Page last updated at 07:57 GMT, Wednesday, 22 July 2009 08:57 UK

Airline apology to Indian leader

President APJ Abdul Kalam
Reports say Mr Kalam was made to take off his shoes

America's Continental Airlines has apologised to former Indian president APJ Abdul Kalam for frisking him before he boarded a flight to the US.

The airline said in a statement that it had not intended to offend Mr Kalam or the sentiments of the people of India.

Members of India's parliament were outraged after it emerged that Mr Kalam had been frisked and made to remove his shoes at Delhi airport in April.

Protocol exempts former presidents and other dignitaries from such searches.


"We have tendered a formal apology to Mr Kalam and we sincerely hope he will fly with us again," news agency Press Trust of India (PTI) quoted from a statement issued by the Continental Airlines.

"Our intention was never to offend Mr Kalam or the sentiments of the people of India. Continental Airlines takes great pride and is honoured to have flown a respectable leader such as Mr Kalam," the statement added.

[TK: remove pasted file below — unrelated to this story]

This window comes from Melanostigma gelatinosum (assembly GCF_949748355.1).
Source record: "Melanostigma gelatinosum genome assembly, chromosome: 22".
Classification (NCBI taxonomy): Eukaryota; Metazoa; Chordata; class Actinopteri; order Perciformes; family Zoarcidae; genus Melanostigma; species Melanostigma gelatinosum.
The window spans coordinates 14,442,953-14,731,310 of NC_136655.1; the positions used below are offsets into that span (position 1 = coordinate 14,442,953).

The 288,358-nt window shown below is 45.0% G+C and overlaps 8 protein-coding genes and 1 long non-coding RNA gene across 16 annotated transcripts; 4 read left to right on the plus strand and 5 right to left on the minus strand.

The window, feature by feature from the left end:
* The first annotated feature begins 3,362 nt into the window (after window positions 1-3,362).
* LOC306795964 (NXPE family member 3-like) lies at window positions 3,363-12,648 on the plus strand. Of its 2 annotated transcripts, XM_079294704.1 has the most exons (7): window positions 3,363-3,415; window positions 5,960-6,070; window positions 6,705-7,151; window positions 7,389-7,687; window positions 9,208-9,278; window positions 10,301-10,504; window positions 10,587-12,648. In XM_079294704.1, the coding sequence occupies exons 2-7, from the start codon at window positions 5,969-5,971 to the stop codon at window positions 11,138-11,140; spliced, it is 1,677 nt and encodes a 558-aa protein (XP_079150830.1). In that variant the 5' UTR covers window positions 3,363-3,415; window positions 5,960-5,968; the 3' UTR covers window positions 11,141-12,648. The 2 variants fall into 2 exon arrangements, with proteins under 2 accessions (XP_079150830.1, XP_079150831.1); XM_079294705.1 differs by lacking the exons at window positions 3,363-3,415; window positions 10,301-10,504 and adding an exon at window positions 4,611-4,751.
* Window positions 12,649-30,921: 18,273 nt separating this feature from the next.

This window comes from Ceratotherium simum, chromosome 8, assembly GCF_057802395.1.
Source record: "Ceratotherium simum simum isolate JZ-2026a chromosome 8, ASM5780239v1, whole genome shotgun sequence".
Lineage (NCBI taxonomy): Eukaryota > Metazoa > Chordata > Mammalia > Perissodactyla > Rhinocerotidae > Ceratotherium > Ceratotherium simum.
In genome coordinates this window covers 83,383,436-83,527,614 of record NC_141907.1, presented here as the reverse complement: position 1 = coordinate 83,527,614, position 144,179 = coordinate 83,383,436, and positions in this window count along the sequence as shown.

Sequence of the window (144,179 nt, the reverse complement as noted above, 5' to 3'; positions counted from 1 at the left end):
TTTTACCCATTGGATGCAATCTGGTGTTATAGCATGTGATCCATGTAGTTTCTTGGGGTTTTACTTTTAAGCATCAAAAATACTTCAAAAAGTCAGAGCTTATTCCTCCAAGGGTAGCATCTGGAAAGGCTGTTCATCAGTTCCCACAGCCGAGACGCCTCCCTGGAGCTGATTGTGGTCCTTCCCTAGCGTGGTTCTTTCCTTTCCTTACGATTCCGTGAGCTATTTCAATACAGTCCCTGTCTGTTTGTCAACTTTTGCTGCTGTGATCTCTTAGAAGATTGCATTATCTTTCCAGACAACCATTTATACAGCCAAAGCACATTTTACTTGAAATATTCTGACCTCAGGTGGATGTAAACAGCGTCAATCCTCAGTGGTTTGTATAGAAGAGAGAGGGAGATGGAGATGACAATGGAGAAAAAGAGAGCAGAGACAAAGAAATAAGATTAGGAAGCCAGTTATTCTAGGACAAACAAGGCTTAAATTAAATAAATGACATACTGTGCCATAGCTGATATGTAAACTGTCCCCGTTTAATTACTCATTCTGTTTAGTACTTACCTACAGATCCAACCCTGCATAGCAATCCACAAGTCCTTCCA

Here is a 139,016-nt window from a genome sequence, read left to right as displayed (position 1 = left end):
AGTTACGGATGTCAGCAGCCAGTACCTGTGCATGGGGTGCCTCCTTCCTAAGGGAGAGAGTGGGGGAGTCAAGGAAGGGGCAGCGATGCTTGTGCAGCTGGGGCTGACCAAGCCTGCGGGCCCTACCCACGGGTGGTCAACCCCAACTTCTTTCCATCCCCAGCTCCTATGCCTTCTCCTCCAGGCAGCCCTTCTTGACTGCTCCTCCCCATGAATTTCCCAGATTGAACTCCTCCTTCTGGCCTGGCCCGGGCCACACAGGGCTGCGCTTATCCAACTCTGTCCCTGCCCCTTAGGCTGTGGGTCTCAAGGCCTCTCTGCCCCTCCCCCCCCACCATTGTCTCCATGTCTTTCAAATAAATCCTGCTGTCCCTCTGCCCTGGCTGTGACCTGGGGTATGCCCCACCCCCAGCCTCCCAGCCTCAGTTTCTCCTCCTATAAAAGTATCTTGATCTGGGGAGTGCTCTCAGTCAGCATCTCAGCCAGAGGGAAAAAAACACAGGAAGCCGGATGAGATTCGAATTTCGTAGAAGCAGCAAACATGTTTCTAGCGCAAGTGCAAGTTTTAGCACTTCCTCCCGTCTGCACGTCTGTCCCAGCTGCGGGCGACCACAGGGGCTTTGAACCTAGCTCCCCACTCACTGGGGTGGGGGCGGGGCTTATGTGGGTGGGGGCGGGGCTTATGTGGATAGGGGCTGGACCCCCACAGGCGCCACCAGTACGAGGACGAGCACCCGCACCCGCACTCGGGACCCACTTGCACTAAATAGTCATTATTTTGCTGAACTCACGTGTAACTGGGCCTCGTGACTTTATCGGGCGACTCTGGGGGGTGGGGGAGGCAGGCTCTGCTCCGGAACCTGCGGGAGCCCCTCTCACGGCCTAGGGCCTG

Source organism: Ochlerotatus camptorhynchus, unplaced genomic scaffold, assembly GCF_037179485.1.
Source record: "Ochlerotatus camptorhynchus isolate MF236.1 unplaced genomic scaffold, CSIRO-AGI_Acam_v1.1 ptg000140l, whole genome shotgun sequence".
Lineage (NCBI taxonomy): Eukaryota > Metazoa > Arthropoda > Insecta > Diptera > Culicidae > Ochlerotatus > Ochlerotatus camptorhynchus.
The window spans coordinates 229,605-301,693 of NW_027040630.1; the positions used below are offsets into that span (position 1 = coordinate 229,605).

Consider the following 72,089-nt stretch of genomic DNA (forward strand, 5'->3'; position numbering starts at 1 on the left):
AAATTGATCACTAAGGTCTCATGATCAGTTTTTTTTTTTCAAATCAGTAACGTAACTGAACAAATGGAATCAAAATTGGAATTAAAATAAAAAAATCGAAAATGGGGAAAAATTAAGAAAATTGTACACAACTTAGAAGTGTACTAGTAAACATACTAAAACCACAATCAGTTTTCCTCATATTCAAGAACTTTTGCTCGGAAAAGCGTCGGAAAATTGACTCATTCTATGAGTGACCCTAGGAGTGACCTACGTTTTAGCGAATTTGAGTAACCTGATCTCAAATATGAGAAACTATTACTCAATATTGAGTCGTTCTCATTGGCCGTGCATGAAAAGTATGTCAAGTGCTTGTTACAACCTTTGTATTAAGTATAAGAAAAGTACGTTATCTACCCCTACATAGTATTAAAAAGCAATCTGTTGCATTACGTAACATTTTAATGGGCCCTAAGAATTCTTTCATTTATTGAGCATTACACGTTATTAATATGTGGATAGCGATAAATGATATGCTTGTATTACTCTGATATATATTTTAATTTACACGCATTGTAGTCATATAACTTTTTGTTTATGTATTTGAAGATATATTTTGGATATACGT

On Tuesday, a spokeswoman for the airline had said the search was a "normal security procedure" and that no one was exempt from security checks.

Angry Indian MPs described Mr Kalam's frisking as an "outrageous incident".

Civil Aviation Minister Praful Patel told parliament that airlines are given a list of people who are exempt from security checks at Indian airports.

"This act of frisking the former president... is absolutely unpardonable and beyond the scope of the laws of our country," Mr Patel said.

"We will look into the matter. If the former president has been insulted, we will take action."

According to reports, Mr Kalam, president from 2002 to 2007, was made to remove his shoes and empty out the contents of his pockets, and a hand-held metal detector was run over his body.

News of the incident - which took place in April as he boarded a Continental Airlines flight to the US - only emerged this week.

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